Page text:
I enjoy the holiday season for many reasons. One is because Hollywood usually releases a few decent and entertaining movies. One movie that earned a respectable amount of praise this season is Steven Spielberg’s Lincoln.
If you read the reviews, or talked to friends and colleagues who have seen the movie, you’ve probably heard a common refrain: “I didn’t know that Abraham Lincoln did that.”
Most of you should remember from your history classes that Lincoln (like many presidents) was a lawyer. You may even recall that he was a famed Illinois trial lawyer. But you probably don’t know that Lincoln the lawyer was just as skilled at marketing his own services as he was in the courtroom. By today’s standards, in fact, he might be accused of being an ambulance chaser.
As a lawyer in private practice, one of Lincoln’s most important cases was Illinois Central Railroad v. County of McLean. He represented the railroad and convinced the state’s high court that the county could not tax the property of railroads that had been chartered by the state.
Without getting into the details about the facts and holding of the decision, I’d like to share with you my fascination with how Lincoln got the nod to represent the railroad in the first place.
Lincoln initially solicited McLean County officials orally during some meetings. He wrote a letter to an official in neighboring Champaign County, seeking to represent it, too. After getting no response from either county, Lincoln then wrote to the railroad’s chief lawyer to indicate that he was available to represent the railroad. “And if you think fit,” he said, “you may ‘count me in.’” Four days later, Lincoln was retained. The rest, as the saying goes, is history.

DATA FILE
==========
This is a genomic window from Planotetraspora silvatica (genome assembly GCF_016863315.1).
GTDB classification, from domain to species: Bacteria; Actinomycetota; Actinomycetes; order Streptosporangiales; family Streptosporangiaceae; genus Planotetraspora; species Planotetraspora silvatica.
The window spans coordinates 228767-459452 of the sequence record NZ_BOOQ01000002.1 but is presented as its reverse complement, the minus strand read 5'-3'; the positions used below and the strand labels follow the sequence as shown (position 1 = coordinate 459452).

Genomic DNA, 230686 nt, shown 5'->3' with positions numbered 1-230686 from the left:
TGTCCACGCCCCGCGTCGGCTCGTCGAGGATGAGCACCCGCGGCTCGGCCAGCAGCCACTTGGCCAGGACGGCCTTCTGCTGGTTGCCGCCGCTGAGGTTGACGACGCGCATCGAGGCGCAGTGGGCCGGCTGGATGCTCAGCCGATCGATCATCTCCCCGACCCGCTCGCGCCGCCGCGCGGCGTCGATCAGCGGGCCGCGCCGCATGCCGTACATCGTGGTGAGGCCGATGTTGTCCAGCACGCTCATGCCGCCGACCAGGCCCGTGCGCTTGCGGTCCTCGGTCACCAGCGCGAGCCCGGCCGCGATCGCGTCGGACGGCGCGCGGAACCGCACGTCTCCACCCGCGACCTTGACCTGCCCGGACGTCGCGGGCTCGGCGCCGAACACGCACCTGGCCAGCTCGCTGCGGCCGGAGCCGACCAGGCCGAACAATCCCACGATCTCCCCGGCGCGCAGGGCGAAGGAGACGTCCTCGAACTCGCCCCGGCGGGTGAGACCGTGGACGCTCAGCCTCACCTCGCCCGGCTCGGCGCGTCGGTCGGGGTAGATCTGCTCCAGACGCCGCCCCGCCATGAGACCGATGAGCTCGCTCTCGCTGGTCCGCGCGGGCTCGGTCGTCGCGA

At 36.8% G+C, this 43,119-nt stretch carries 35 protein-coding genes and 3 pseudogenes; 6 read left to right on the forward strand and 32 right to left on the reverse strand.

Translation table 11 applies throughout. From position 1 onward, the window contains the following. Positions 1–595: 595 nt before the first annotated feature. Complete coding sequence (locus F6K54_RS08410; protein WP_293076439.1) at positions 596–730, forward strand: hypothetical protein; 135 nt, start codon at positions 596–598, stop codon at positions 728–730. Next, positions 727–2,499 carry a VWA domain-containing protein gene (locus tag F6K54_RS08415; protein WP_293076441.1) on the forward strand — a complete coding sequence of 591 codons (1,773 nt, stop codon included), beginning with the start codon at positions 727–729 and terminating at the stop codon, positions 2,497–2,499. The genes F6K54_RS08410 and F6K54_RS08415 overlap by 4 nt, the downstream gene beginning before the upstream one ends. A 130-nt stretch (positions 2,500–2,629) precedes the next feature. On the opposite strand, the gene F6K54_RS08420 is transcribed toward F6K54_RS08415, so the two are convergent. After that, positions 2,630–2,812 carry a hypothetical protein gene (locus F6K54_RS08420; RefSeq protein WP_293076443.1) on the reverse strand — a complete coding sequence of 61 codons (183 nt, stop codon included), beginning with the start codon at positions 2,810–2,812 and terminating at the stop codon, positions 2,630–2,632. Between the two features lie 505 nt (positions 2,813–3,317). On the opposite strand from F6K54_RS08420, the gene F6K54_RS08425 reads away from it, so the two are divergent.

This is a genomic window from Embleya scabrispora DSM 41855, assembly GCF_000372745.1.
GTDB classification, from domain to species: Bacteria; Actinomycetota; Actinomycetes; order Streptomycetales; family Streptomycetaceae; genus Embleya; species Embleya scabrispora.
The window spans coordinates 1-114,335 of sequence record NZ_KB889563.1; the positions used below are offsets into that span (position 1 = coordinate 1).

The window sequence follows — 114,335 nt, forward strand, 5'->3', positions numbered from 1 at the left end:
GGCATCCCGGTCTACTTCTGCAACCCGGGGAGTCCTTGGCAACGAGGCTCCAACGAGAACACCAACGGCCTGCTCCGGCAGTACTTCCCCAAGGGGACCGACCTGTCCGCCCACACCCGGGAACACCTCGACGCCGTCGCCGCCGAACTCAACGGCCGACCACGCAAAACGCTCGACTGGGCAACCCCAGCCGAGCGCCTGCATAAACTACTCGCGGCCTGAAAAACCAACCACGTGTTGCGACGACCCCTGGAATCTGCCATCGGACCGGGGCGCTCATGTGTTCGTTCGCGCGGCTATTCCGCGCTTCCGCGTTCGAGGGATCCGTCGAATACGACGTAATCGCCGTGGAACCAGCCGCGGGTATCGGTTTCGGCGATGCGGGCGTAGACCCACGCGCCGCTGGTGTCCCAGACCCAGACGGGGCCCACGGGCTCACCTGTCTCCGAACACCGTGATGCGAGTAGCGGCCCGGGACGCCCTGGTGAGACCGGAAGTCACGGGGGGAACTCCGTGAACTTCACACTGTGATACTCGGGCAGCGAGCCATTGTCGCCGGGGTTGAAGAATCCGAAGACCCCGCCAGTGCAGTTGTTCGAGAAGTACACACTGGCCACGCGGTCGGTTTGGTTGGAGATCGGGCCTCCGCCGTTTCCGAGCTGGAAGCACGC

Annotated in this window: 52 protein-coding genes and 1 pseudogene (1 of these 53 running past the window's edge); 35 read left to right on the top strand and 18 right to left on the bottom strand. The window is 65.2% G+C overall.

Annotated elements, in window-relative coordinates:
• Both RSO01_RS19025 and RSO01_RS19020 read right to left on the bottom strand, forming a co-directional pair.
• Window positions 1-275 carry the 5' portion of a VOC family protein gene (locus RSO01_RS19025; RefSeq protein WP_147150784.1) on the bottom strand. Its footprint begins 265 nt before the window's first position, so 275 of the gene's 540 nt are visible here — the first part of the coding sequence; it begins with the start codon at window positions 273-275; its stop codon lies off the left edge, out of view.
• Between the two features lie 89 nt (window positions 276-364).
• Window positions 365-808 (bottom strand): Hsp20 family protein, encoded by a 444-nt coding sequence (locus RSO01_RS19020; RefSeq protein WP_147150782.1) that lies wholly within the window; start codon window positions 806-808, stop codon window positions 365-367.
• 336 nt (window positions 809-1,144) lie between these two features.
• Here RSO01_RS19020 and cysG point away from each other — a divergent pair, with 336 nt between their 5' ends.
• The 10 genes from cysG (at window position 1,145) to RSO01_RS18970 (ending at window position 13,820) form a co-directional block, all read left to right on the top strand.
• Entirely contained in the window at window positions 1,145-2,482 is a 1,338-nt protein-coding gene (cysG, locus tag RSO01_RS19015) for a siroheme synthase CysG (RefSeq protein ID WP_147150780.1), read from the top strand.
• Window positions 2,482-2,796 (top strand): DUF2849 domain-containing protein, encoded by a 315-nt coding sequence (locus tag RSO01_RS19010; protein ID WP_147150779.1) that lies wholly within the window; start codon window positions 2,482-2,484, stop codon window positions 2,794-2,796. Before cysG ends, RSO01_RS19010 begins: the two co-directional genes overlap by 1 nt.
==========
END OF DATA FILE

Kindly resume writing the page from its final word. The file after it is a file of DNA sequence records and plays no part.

At the time, of course, Lincoln’s conduct violated no ethics rule. It wasn’t until 1908, when the ABA issued its Canons of Professional Responsibility, that individual states began to prohibit most forms of solicitation and advertising by lawyers. Under today’s rules, Lincoln’s solicitation and direct mail campaign would probably raise more than a few eyebrows.
It should come as no surprise that Lincoln was effective at marketing his talent as a lawyer, After all, getting elected twice as the nation’s president could be considered the quintessential American marketing endeavor. He was obviously no amateur.
Even the Best Market
The next time you catch yourself grumbling over having to market so much, stop and think. Just remember, even an icon like Lincoln needed to do his fair share of marketing in order to be successful.
Originally published on Lawyerist.com